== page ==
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Free Agent Stock Watch: Matt Barnes

Matt Barnes saved his best for last on Friday, putting up a season-high 30 points and matching a season high in rebounds with 10. It wasn't enough for the Clippers, though, as they fell to the Grizzlies and were eliminated in the first round after a 56-win regular season. That sort of disappointing finish to the season could portend changes in Clipperland, even for players who exceeded expectations, like Barnes.

The gangly 6'7" forward spent last season "stuck in a bad situation," as he put it, under coach Mike Brown with the Lakers. That, coupled with legal trouble, left him unsigned into September. He was such a forgotten commodity that Chris Paul believed Barnes was still under contract with the Lakers when the two met up late last summer. When Barnes told Paul he was a free agent, CP3 sold the Clippers on the idea of signing him. Barnes was apprehensive, knowing the team was well-stocked with small forwards, but he relented and joined the Clippers for the minimum salary, which was all the team could give him after using all of its other cap exceptions.

The afterthought of a signing couldn't have worked out much better for Barnes or the Clippers. Barnes gave the team toughness and energy off the bench as part of perhaps the best second unit in the league. He often replaced starter Caron Butler as the team's small forward down the stretch, and saw plenty of time at power forward when the team went small. Barnes often shared the floor with the defensively challenged Jamal Crawford, prompting coach Vinny Del Negro to use Barnes on the other team's shooting guard if necessary. 

He chipped in offensively as well, and not just with his 30-point outburst in the team's final game. Barnes scored 10.3 PPG this season, the best scoring average in his 10-year career. His shooting from the floor (.462) and three-point range (.342) exceeded his career marks. The only other season in which he scored more points per 36 minutes was 2006/07, his breakout campaign with the Warriors. Barnes tied his career high in PER this season, hitting the same 15.5 figure he posted last season in that "bad situation" with the Lakers.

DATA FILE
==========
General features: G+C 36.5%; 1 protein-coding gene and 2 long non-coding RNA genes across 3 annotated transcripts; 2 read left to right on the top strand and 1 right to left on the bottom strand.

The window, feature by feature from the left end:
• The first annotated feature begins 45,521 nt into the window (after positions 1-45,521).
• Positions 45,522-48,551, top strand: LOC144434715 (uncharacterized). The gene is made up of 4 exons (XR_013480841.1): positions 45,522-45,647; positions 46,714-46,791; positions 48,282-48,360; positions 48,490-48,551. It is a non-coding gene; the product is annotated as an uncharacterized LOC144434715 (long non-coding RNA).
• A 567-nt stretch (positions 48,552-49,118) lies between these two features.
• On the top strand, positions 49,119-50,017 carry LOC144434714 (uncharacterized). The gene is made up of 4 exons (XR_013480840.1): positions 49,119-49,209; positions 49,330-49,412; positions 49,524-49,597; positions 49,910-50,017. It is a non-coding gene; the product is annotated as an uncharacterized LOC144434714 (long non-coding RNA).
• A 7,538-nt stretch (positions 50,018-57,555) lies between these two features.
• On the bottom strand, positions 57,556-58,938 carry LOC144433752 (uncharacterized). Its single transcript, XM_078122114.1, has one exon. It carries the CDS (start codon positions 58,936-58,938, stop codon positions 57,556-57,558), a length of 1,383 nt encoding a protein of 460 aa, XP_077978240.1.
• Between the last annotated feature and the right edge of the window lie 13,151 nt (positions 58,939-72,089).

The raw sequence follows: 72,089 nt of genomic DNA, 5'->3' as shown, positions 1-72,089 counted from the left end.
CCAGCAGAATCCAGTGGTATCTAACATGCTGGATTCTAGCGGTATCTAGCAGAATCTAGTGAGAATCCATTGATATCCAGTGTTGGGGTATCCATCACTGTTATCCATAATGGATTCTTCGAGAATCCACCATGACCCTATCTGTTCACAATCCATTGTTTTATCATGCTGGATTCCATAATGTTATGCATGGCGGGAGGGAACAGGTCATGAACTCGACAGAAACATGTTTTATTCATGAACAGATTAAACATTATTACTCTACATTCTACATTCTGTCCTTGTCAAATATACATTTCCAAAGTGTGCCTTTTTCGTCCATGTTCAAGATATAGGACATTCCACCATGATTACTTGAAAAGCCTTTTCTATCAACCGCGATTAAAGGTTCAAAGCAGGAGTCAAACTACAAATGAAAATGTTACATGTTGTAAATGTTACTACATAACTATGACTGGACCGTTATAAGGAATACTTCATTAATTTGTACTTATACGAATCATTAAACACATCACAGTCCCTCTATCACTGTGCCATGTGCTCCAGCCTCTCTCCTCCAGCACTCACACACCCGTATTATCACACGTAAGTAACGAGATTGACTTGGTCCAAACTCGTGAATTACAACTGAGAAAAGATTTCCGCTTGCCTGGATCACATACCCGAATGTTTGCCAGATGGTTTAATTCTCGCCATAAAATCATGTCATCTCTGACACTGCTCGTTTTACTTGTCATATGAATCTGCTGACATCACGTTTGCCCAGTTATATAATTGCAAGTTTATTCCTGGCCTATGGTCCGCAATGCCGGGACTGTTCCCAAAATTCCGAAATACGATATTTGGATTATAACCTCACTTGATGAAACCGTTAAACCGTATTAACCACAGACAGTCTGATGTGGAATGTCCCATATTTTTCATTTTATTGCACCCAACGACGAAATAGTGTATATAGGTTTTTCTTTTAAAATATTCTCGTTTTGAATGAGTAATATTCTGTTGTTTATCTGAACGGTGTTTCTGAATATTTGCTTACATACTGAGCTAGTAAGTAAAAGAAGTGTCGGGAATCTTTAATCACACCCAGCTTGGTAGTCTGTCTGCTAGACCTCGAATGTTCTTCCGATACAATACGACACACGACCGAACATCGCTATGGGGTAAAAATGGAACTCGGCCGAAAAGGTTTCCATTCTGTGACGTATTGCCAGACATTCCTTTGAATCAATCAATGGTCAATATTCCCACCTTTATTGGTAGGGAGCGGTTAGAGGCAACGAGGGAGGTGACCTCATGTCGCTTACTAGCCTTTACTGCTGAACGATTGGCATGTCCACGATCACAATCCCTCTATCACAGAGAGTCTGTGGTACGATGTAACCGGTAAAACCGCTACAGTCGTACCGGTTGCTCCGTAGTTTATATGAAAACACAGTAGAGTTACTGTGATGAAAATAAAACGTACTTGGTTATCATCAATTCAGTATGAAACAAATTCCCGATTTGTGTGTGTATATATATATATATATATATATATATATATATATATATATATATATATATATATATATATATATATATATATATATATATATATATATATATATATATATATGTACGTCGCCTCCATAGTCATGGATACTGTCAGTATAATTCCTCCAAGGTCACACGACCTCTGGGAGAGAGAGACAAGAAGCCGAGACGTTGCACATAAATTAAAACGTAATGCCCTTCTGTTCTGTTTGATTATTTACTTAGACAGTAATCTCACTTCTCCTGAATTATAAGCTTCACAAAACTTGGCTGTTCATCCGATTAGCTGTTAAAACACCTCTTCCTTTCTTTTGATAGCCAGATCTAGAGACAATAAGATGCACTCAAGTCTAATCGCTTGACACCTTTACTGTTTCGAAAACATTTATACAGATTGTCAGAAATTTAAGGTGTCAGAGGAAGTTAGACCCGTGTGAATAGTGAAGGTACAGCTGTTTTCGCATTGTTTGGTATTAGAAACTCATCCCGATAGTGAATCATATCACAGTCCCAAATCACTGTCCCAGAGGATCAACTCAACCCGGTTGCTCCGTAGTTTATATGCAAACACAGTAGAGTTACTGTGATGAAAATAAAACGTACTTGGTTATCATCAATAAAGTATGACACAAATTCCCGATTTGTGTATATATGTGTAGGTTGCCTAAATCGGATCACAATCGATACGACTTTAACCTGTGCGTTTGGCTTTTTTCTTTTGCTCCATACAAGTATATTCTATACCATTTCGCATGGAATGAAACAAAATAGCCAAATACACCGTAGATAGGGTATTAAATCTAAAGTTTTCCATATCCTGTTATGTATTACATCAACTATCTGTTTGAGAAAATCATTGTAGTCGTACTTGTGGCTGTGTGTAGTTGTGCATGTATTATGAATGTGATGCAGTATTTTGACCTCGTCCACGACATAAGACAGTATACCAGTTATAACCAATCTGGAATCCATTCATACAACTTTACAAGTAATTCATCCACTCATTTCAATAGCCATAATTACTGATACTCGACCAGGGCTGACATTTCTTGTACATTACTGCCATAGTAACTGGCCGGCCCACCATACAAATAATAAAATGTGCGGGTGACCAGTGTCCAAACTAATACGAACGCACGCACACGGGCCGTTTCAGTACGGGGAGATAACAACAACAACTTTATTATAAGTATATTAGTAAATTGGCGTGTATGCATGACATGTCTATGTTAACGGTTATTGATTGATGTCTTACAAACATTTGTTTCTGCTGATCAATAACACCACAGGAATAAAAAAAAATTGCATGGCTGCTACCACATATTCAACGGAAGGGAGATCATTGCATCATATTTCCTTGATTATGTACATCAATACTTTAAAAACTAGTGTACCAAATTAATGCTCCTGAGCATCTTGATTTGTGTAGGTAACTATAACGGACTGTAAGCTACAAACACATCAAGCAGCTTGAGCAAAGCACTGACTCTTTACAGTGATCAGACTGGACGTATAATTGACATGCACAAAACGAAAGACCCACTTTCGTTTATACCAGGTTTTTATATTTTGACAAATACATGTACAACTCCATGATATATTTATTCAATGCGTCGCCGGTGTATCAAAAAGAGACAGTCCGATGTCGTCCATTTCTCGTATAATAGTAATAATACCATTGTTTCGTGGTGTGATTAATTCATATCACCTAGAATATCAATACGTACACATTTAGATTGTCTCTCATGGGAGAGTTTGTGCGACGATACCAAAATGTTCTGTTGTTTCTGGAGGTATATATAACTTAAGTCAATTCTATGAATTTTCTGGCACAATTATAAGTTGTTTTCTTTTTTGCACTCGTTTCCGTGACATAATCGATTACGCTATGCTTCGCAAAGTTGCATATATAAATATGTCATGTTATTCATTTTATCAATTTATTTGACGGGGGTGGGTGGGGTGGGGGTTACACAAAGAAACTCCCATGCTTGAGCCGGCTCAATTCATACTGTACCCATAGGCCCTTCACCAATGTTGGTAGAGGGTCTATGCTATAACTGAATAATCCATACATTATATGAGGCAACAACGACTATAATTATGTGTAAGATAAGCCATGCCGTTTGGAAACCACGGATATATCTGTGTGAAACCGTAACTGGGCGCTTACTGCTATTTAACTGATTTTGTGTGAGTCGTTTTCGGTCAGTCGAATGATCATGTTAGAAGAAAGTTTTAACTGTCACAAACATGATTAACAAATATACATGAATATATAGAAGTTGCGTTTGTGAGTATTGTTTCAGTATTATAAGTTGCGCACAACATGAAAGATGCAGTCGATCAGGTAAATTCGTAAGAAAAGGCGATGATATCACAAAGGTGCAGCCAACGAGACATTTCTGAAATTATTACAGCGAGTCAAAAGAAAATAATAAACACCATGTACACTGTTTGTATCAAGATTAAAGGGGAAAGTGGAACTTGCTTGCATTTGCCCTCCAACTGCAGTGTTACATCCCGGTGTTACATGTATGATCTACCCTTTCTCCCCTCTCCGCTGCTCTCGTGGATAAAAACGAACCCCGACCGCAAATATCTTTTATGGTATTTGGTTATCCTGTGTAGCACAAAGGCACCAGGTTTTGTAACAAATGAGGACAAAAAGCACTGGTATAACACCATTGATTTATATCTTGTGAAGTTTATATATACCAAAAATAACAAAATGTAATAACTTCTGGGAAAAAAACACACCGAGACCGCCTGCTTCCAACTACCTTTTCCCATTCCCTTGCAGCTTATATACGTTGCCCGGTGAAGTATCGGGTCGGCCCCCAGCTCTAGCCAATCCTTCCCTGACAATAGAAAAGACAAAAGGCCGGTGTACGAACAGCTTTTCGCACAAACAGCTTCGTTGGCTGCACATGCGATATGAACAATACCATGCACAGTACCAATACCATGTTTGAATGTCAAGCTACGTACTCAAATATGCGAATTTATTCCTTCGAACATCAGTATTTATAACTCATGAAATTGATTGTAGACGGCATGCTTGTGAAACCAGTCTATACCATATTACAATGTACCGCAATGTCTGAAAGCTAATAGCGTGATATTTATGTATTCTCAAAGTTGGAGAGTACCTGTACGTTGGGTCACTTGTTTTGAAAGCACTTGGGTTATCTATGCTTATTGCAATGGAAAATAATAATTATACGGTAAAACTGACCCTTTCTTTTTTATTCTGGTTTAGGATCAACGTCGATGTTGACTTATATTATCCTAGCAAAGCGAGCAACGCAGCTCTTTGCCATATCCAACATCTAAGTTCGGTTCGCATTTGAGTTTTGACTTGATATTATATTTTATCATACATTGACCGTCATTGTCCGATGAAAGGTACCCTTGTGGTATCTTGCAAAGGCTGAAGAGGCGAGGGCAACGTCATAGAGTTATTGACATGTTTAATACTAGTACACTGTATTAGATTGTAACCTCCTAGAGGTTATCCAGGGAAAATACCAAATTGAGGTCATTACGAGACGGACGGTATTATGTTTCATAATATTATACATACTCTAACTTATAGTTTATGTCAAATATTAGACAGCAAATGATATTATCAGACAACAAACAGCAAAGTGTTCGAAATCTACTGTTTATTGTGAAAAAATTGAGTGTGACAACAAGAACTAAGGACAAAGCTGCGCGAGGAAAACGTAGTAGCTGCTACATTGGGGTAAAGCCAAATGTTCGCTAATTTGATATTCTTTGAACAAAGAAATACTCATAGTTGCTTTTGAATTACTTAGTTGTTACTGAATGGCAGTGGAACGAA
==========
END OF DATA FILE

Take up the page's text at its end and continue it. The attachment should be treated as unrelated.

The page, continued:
His efficiency won't go overlooked this summer. Paul certainly won't be any less enamored with his play than he was last fall, and assuming CP3 sticks around, he'll likely continue to exert influence on the front office. Vice president of basketball operations Gary Sacks, who's charged with calling the shots for the team's player personnel, will find it difficult to maintain the team's hallmark depth for next season. A max deal for Paul would put them over the cap, with Lamar Odom, Chauncey Billups, Ryan Hollins and Ronny Turiaf all hitting unrestricted free agency. The Clippers probably won't want them all back, but their replacement options are limited. They won't have their bi-annual exception, since they used it to sign Grant Hill last summer, so Sacks and company will have to make do with their mid-level exception, worth a starting salary of $5.15MM, to add free agents. Hill, too, could be gone if he elects to retire, as seems likely.

That would seem to make re-signing Barnes a priority, though it will be tricky. The team only has Non-Bird rights on him, meaning they can do no better than 120% of his minimum salary. That probably won't cut it, so the Clippers will probably have to dip into their mid-level to make it happen. At 33, Barnes won't merit a long-term deal, but he and agent Aaron Goodwin could be looking to maximize his salary for next season, since the former second-round pick has never made more than $3MM in any year, according to Basketball-Reference.

Other contenders probably envy what Barnes brought to the Clippers this season, and teams like the Knicks, Nets and even the L.A. rival Lakers, with Mike D'Antoni having replaced Brown, could all target Barnes with the taxpayer's mid-level exception of $3.183MM. That's just my speculation, of course, but Barnes could be tempted to leave the Clippers if another team dangles what would be the highest salary of his career. Matching such an offer would leave the Clips with just about $2MM with which to make upgrades, barring trades. The decision could come down to whether Sacks believes Barnes plus $2MM worth of talent would be better than someone they could sign for the full mid-level. Considering the return the Clippers got with Crawford using the full mid-level last season, they may be reluctant to split it up, signaling yet another change of address for Barnes.

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